Some artists also use the medium to comment directly on the world about us. The Chilean Iván Navarro, creates a cubicle with mirrors and lights to enclose you in a prison of endless repetitions as a metaphor for life under the Chilean military dictatorship. Jenny Holzer is one of the few artists represented here who use the language of commercial signs to make political and personal statements. Her revolving Monument consists of words taken from documents about the war on terror that scroll, red on white, around a semicircular tower in tiers, endlessly repeating themselves. It's a powerful expression of the mindless arrogance with which the so-called “war” has been pursued.

Her work, which has involved displaying and projecting slogans, declarations and even poems in buildings across America, is a reminder of the much bigger canvas on which light artists can and do work. The Hayward Gallery's more concentrated show is great fun. But it is light for light's sake rather than as a medium for changing and refreshing our view of the world as it exists.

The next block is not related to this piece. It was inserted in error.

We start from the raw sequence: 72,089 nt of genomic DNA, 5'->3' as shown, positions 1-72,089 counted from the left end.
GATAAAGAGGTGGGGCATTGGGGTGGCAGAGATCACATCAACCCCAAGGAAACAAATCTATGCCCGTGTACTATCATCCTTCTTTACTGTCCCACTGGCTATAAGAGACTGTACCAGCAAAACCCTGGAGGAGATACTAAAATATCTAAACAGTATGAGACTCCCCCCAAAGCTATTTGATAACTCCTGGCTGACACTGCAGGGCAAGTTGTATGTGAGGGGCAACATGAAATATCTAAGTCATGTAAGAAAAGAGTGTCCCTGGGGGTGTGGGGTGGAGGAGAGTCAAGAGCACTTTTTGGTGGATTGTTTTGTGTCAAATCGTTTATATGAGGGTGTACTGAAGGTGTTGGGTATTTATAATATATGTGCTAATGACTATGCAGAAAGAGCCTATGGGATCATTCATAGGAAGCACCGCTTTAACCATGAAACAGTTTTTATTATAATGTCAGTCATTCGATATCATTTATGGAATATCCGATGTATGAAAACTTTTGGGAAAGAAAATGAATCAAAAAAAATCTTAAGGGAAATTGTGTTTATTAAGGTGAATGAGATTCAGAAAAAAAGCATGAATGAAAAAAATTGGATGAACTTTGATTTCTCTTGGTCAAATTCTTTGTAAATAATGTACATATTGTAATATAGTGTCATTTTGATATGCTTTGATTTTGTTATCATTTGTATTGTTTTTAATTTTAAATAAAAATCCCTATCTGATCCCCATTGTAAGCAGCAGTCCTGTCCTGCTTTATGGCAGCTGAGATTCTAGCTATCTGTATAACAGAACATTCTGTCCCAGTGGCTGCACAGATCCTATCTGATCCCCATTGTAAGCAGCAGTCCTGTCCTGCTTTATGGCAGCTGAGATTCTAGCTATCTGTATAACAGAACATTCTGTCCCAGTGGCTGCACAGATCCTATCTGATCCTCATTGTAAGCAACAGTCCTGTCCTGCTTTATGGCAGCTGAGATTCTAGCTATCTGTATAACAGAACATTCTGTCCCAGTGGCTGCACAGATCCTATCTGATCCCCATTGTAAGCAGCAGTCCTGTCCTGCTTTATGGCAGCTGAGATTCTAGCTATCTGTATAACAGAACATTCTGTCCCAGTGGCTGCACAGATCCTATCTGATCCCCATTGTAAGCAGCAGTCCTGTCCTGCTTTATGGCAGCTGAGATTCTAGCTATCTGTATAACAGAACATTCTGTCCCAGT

If you really want to see how the artists of the past have used light to do this you should hasten to Rotterdam, where the Boijmans Museum is in the last weeks of an exemplary exhibition on Van Eyck, the great revolutionary of late mediaeval painting and the founding figure in many ways of Renaissance and modern art. The Road to Van Eyck is formally about how the breakthroughs of this early-15th-century artist in oil was preceded by a solid tradition of realism in the decades before. But what it also proves is just how radical an innovator he was. Where his predecessors had used gold leaf to portray the glistening metal of plate and robe, Van Eyck uses light and its reflection to re-create even more realistically its appearance. Where those before had used light to give significance to figures, Van Eyck uses its glare and its shadow to give solidity to his shapes.

At a time when British museums and galleries seem to have decided that only art after 1600 or 1700 is worthy of exhibition, the Rotterdam show is something very special indeed. We are unlikely ever to see again such an assembly of panels and drawings normally too fragile to travel.

Light Show, Hayward Gallery, London SE1 (020 7960 4200) to 28 April